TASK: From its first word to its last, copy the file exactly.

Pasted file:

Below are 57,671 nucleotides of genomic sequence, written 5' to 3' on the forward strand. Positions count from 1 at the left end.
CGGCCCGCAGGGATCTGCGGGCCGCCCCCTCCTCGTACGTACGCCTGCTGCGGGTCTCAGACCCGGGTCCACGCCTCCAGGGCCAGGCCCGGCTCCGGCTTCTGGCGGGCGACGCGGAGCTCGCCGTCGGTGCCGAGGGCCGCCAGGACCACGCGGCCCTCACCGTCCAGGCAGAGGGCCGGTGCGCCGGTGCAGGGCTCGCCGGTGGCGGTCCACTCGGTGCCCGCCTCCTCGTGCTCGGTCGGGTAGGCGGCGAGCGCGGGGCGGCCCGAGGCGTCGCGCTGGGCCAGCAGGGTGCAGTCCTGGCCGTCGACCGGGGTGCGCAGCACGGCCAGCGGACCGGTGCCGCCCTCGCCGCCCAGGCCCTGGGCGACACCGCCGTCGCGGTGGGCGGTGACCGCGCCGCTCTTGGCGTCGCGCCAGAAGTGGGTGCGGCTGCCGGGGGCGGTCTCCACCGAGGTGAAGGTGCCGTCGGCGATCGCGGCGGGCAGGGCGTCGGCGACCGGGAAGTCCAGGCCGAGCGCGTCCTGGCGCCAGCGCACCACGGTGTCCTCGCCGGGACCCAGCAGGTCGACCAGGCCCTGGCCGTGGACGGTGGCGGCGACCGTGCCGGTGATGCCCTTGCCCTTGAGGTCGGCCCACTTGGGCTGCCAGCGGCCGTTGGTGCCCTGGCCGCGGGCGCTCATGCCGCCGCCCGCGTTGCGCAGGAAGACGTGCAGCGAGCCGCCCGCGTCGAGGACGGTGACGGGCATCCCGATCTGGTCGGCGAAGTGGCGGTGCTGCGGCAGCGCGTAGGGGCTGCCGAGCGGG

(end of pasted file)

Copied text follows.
Below are 57,671 nucleotides of genomic sequence, written 5' to 3' on the forward strand. Positions count from 1 at the left end.
CGGCCCGCAGGGATCTGCGGGCCGCCCCCTCCTCGTACGTACGCCTGCTGCGGGTCTCAGACCCGGGTCCACGCCTCCAGGGCCAGGCCCGGCTCCGGCTTCTGGCGGGCGACGCGGAGCTCGCCGTCGGTGCCGAGGGCCGCCAGGACCACGCGGCCCTCACCGTCCAGGCAGAGGGCCGGTGCGCCGGTGCAGGGCTCGCCGGTGGCGGTCCACTCGGTGCCCGCCTCCTCGTGCTCGGTCGGGTAGGCGGCGAGCGCGGGGCGGCCCGAGGCGTCGCGCTGGGCCAGCAGGGTGCAGTCCTGGCCGTCGACCGGGGTGCGCAGCACGGCCAGCGGACCGGTGCCGCCCTCGCCGCCCAGGCCCTGGGCGACACCGCCGTCGCGGTGGGCGGTGACCGCGCCGCTCTTGGCGTCGCGCCAGAAGTGGGTGCGGCTGCCGGGGGCGGTCTCCACCGAGGTGAAGGTGCCGTCGGCGATCGCGGCGGGCAGGGCGTCGGCGACCGGGAAGTCCAGGCCGAGCGCGTCCTGGCGCCAGCGCACCACGGTGTCCTCGCCGGGACCCAGCAGGTCGACCAGGCCCTGGCCGTGGACGGTGGCGGCGACCGTGCCGGTGATGCCCTTGCCCTTGAGGTCGGCCCACTTGGGCTGCCAGCGGCCGTTGGTGCCCTGGCCGCGGGCGCTCATGCCGCCGCCCGCGTTGCGCAGGAAGACGTGCAGCGAGCCGCCCGCGTCGAGGACGGTGACGGGCATCCCGATCTGGTCGGCGAAGTGGCGGTGCTGCGGCAGCGCGTAGGGGCTGCCGAGCGGG